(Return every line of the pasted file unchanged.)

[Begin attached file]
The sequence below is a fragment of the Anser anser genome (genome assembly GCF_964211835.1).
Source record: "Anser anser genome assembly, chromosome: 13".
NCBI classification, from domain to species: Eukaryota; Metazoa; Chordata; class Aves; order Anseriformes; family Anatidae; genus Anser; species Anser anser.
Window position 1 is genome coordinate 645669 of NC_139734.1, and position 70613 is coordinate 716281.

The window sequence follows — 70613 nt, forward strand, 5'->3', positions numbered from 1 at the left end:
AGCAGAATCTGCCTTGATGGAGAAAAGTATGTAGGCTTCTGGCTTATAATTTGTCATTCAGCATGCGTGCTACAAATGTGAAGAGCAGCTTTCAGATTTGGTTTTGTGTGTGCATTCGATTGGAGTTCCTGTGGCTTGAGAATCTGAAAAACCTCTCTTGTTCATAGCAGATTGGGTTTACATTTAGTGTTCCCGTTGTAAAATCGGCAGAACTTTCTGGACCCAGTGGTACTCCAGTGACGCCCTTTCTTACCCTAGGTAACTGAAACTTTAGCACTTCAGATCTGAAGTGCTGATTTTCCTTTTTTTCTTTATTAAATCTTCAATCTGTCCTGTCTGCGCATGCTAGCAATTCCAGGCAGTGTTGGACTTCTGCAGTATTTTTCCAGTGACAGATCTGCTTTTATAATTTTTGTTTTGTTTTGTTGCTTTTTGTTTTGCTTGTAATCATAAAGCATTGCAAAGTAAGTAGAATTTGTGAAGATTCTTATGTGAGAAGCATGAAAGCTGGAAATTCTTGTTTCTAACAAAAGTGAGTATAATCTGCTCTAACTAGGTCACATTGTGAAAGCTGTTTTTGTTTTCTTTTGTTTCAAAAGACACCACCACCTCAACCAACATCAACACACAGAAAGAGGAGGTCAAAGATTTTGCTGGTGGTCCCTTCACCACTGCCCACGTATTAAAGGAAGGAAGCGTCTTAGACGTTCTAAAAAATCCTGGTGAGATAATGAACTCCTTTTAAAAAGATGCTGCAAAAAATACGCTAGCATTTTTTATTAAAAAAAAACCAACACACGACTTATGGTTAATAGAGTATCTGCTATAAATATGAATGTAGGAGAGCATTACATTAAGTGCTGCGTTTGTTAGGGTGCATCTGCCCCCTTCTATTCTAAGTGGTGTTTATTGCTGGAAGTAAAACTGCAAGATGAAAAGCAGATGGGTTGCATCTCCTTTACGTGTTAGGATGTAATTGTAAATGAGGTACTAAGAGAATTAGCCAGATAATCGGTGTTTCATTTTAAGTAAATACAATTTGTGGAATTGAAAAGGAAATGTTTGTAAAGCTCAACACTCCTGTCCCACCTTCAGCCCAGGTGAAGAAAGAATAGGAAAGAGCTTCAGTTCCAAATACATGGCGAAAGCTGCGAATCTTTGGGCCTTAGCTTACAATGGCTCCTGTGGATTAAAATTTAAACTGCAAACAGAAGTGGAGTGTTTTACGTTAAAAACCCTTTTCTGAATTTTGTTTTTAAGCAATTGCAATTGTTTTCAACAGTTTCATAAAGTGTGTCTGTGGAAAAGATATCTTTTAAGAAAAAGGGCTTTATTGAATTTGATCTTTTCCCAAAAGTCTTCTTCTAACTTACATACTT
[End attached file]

The sequence below is a fragment of the Anser anser genome (genome assembly GCF_964211835.1).
Source record: "Anser anser genome assembly, chromosome: 13".
NCBI classification, from domain to species: Eukaryota; Metazoa; Chordata; class Aves; order Anseriformes; family Anatidae; genus Anser; species Anser anser.
Window position 1 is genome coordinate 645669 of NC_139734.1, and position 70613 is coordinate 716281.

The window sequence follows — 70613 nt, forward strand, 5'->3', positions numbered from 1 at the left end:
AGCAGAATCTGCCTTGATGGAGAAAAGTATGTAGGCTTCTGGCTTATAATTTGTCATTCAGCATGCGTGCTACAAATGTGAAGAGCAGCTTTCAGATTTGGTTTTGTGTGTGCATTCGATTGGAGTTCCTGTGGCTTGAGAATCTGAAAAACCTCTCTTGTTCATAGCAGATTGGGTTTACATTTAGTGTTCCCGTTGTAAAATCGGCAGAACTTTCTGGACCCAGTGGTACTCCAGTGACGCCCTTTCTTACCCTAGGTAACTGAAACTTTAGCACTTCAGATCTGAAGTGCTGATTTTCCTTTTTTTCTTTATTAAATCTTCAATCTGTCCTGTCTGCGCATGCTAGCAATTCCAGGCAGTGTTGGACTTCTGCAGTATTTTTCCAGTGACAGATCTGCTTTTATAATTTTTGTTTTGTTTTGTTGCTTTTTGTTTTGCTTGTAATCATAAAGCATTGCAAAGTAAGTAGAATTTGTGAAGATTCTTATGTGAGAAGCATGAAAGCTGGAAATTCTTGTTTCTAACAAAAGTGAGTATAATCTGCTCTAACTAGGTCACATTGTGAAAGCTGTTTTTGTTTTCTTTTGTTTCAAAAGACACCACCACCTCAACCAACATCAACACACAGAAAGAGGAGGTCAAAGATTTTGCTGGTGGTCCCTTCACCACTGCCCACGTATTAAAGGAAGGAAGCGTCTTAGACGTTCTAAAAAATCCTGGTGAGATAATGAACTCCTTTTAAAAAGATGCTGCAAAAAATACGCTAGCATTTTTTATTAAAAAAAAACCAACACACGACTTATGGTTAATAGAGTATCTGCTATAAATATGAATGTAGGAGAGCATTACATTAAGTGCTGCGTTTGTTAGGGTGCATCTGCCCCCTTCTATTCTAAGTGGTGTTTATTGCTGGAAGTAAAACTGCAAGATGAAAAGCAGATGGGTTGCATCTCCTTTACGTGTTAGGATGTAATTGTAAATGAGGTACTAAGAGAATTAGCCAGATAATCGGTGTTTCATTTTAAGTAAATACAATTTGTGGAATTGAAAAGGAAATGTTTGTAAAGCTCAACACTCCTGTCCCACCTTCAGCCCAGGTGAAGAAAGAATAGGAAAGAGCTTCAGTTCCAAATACATGGCGAAAGCTGCGAATCTTTGGGCCTTAGCTTACAATGGCTCCTGTGGATTAAAATTTAAACTGCAAACAGAAGTGGAGTGTTTTACGTTAAAAACCCTTTTCTGAATTTTGTTTTTAAGCAATTGCAATTGTTTTCAACAGTTTCATAAAGTGTGTCTGTGGAAAAGATATCTTTTAAGAAAAAGGGCTTTATTGAATTTGATCTTTTCCCAAAAGTCTTCTTCTAACTTACATACTT